Last month, government honchos from Vietnam called on David L. Calhoun, who runs General Electric's brand new infrastructure unit. They huddled in a room at Manhattan's Waldorf-Astoria to go over a fairly formidable shopping list. The delegation left without placing an order, but Calhoun said, "I'm pretty sure we're going to get a near-term hit in airplanes, and a longer-term hit in energy."
Jeffrey R. Immelt, GE's chief executive, is clearly counting on him to get multiple hits, and from multiple countries. For the first time, GE has rolled aircraft engines, rail products, water, energy, oil and gas equipment, and even some finance units, into one all-encompassing collection of businesses, aimed at helping developing countries come of age.
"One of the biggest reasons behind creating the infrastructure unit is to offer one-stop shopping to developing countries," Calhoun said.
PHOTO: NY TIMES
In fact, revving up sales in emerging countries has become the overarching goal behind many of the seemingly unconnected changes that Immelt has made at GE lately.
The legacy of Jack Welch, his celebrated predecessor, was to turn GE into a hugely profitable company that sold products and services primarily to companies in the US and Europe.
Immelt, just four years into his job, is already shaping a company that may become best known for selling products and expertise to a whole new set of customers: the governments in the developing world, and the businesses they run.
He has little choice: GE is running smack into the law of big numbers. In 1981, when Welch, took the helm, GE was earning US$1.7 billion on revenue of US$25 billion. By the time Immelt took over on Sept. 7, 2001, GE was topping US$28 billion in earnings and US$130 billion in revenue. Analysts expect it will exceed US$170 billion in sales this year.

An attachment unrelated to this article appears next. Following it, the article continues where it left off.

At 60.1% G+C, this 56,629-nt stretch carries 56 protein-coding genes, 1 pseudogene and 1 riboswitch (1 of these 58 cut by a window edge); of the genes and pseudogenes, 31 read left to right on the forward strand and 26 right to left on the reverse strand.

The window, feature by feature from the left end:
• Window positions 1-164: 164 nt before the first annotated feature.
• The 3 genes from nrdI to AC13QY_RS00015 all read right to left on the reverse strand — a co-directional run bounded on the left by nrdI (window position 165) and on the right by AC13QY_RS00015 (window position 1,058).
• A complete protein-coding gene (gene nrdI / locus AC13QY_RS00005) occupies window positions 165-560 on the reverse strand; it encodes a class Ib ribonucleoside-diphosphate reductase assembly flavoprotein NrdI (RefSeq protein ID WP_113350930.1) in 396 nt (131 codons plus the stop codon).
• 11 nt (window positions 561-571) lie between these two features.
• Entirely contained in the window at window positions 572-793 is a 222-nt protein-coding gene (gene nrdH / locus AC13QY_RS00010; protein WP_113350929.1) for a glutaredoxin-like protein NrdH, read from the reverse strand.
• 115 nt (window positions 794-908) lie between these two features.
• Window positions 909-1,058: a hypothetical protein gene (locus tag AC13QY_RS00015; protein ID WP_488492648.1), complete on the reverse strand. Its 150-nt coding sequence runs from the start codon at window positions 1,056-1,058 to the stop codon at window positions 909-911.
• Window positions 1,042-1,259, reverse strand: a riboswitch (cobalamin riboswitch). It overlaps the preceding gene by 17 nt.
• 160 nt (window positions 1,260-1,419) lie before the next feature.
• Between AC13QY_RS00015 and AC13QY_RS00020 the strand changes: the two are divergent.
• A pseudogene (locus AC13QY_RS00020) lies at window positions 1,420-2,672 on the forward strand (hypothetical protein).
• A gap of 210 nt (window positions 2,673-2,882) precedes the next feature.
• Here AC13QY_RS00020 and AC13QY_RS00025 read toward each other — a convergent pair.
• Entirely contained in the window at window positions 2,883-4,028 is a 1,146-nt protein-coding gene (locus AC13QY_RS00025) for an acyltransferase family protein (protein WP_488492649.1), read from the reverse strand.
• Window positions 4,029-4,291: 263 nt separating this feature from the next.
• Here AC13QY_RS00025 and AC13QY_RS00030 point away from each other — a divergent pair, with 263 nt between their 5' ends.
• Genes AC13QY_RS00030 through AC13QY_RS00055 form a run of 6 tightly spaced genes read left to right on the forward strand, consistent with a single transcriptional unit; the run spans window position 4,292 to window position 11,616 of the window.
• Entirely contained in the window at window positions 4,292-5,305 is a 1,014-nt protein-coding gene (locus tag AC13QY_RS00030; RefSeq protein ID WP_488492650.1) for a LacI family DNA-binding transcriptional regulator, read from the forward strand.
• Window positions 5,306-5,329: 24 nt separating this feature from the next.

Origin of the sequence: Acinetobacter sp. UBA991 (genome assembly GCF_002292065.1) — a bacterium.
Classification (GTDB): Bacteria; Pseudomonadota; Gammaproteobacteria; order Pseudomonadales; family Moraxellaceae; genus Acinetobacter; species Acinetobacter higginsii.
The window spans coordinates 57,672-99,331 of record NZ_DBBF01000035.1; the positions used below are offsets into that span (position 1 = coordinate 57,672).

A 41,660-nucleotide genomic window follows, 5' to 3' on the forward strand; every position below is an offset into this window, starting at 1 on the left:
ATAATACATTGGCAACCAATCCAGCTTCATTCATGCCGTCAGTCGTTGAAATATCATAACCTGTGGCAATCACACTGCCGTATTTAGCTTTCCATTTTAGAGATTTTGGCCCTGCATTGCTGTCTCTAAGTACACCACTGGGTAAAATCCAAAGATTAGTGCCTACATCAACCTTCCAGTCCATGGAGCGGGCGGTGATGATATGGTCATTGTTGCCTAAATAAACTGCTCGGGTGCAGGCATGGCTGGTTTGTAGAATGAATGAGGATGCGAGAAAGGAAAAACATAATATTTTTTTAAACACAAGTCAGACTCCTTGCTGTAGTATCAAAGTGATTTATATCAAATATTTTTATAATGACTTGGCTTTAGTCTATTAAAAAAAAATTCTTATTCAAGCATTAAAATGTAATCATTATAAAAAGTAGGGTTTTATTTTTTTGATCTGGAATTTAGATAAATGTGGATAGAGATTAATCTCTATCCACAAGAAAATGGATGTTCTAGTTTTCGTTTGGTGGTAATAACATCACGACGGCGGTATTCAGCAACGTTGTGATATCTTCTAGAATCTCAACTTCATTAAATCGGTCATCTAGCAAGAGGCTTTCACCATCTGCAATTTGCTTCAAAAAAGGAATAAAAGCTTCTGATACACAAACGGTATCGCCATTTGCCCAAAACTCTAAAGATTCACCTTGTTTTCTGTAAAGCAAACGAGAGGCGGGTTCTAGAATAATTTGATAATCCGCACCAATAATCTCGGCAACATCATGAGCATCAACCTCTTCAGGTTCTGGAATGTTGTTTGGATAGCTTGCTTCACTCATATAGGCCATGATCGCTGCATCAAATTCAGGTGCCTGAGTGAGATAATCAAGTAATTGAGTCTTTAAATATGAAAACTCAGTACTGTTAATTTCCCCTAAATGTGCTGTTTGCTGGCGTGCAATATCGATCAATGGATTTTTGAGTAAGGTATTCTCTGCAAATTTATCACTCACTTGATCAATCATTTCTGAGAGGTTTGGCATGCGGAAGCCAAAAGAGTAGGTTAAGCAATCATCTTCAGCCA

Immelt has often promised that GE's revenues will grow at least at an 8 percent annual clip, and that its profits will grow even faster. Skeptics abound. "That's a pretty Herculean task, and the odds are against his delivering," warned Robert Friedman, an analyst with S&P Equity Research, who has a hold recommendation on GE shares.
Indeed, Immelt knows that GE's traditional customers -- the airplane manufacturers that buy engines and services, the hospitals that buy CAT scanners, the utilities that buy turbines -- cannot provide that growth. But the governments of China and India, or even Vietnam and Abu Dhabi, with their vast needs for continuous power, rail and air transportation, clean water, health care, and, eventually, consumer finance, just might turn to GE, one of the few true conglomerates, to meet all those needs.
GE already gets about half of its revenue from outside the United States. But only about US$25 billion, or 15 percent, comes from emerging countries. Immelt has said he expects that figure to more than double by 2010.
More important, he wants at least 60 percent of GE's incremental revenue growth to come from such countries, and analysts applaud that thought. "The developing world is GE's best option for delivering sustainable double-digit growth over the next five to 10 years," said Deane M. Dray, an analyst at Goldman Sachs who rates GE shares as "outperform."
Ferdinando Beccalli-Falco, chief executive of GE International and its self-described "minister of foreign affairs," insists that GE is in prime shape to exercise that option. "We're hitting the sweet spot between the needs of these countries and our product portfolio," he said.
Management experts say he is onto something. "The things that GE makes, and knows so well, are exactly what's in demand in all the big developing countries," said Joseph L. Bower, a professor specializing in corporate strategy at the Harvard Business School.
That sweet spot could quickly sour, of course. Dealing with often-volatile governments and cultures is rarely as easy as dealing with customers like Boeing, or even Airbus. "One thing we learned from the Roman Empire, the geopolitical risks get more dangerous as you move farther from Rome," said Richard D. Steinberg, the president of Steinberg Global Asset Management, which counts GE shares as its largest holding.